>>>“I can’t believe I’m getting paid for this.”

“I can’t believe I’m getting paid for this.”

Jon Bowles has combined his passion for photography with his profession as a pilot. He knows he has “a job with some of the best views in the world”.
s a teenager, Jon Bowles spent hours taking photographs in Africa, where he used to live. But when he moved to the United Kingdom, he put his passion to one side. It was some years later when he bought a small, compact camera. “Why did I stop?” he asked himself. From then on, he kept up his re-found hobby, which he began combining with his job as a pilot. On a flight to the Alps, photographing Mont Blanc, he realised he had the chance to capture views that few people get to see. “I then decided that I wanted to photograph some of the amazing landscapes I flew over. This led me to buy a DSLR, and a few years later, an infrared camera”. And that was where it all started.

How do you define yourself as a photographer?

My main genre is landscapes, but I also enjoy architectural photography, infrared and low-light photography.

: Greenland is very impressive from the air.

What attracts you about taking photographs from the air?

Originally, I decided I did not want to finish my flying career without a pictorial record of the places I had flown over. I strived to produce not just records of my flights, but to produce artistic representations of the amazing scenery I am privilged to see in my job as a pilot.

How do you feel when you are alone, in the clouds, with the camera?

The feeling of flying free above the clouds is amazing. Of course, the flight is under radar control, and I have another pilot in the flight-deck with me. Sometimes I think to myself, “I can’t believe I am getting paid for this”.

Is it safe to do that?

Flight security is one of the issues Jon Bowles discusses in his blog. On his ‘website’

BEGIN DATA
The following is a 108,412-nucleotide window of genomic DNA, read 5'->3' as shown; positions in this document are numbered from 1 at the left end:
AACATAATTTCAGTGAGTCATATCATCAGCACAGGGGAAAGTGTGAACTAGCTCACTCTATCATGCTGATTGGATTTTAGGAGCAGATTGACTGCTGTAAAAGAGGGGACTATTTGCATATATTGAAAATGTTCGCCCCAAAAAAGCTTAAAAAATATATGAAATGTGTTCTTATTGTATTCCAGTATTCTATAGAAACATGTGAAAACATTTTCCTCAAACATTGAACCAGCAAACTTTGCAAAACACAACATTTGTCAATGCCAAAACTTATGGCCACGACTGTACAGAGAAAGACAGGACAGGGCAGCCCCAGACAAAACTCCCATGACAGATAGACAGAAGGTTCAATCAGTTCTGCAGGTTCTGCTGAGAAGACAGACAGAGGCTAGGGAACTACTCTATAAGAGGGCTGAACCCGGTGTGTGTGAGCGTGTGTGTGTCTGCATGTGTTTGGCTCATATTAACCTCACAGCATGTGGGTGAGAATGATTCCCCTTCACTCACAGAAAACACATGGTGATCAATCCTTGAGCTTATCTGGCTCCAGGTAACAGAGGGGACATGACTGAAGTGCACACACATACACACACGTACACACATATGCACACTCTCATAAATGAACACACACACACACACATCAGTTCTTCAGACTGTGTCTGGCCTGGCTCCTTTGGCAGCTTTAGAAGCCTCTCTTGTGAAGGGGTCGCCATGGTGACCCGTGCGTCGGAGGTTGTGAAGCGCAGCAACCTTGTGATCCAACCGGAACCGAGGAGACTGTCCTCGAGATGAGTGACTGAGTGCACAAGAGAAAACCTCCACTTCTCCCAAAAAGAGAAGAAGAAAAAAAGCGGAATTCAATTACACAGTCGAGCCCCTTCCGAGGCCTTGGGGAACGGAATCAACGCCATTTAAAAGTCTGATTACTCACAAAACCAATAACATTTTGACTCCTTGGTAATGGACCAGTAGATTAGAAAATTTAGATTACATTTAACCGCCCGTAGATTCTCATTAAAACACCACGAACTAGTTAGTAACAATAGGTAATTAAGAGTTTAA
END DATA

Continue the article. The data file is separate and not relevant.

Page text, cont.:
, the pilot and photographer shares some of his galleries and talks about his work. Besides underlining that it is safe, he says taking photographs during his flights keeps his energy up.

What complications arise when taking photographs during a flight?

Turbulence makes it difficult to keep the camera steady. You also need a good camera, and have to shoot in RAW. The windows also need to be clean. As the windows are very thick laminated glass, distortion can be a problem; I generally try to shoot through the central parts of the windows, and often have to crop out the edges to remove blurred parts of the image.

Do you have any special memories from your flights?

On one of my first flights with an infrared camera, I took a panorama of part of the Ganges Delta, and could see through the water to the bottom of the river. As infrared was still a new type of photography for me, I assumed I would be able to get similar photographs. In more than 20 flights over the same area, I never managed to get the same view through water.

Which places have most impressed you during your journeys?

Two places have particularly impressed me from the air. One is the Karakoram mountain range, and the other is the Ganges River Delta, which has been particularly productive in aerial infrared photography. Greenland is also very impressive from the air (when it is not covered in cloud!).

So, do you think you have the job with the best views?

Certainly, I have a job with some of the best views in the world. My dream would be to fly in a small aircraft over all the major river deltas of the world. How many other people get to look out of the window while at work and see constantly changing stunning scenery?


Jon Bowles says few photographers produce the type of images he does. Besides being an aerial and street photographer, he considers himself a storm hunter. He plays with shutter speed and shooting in bursts to immortalize the movement of lightning.

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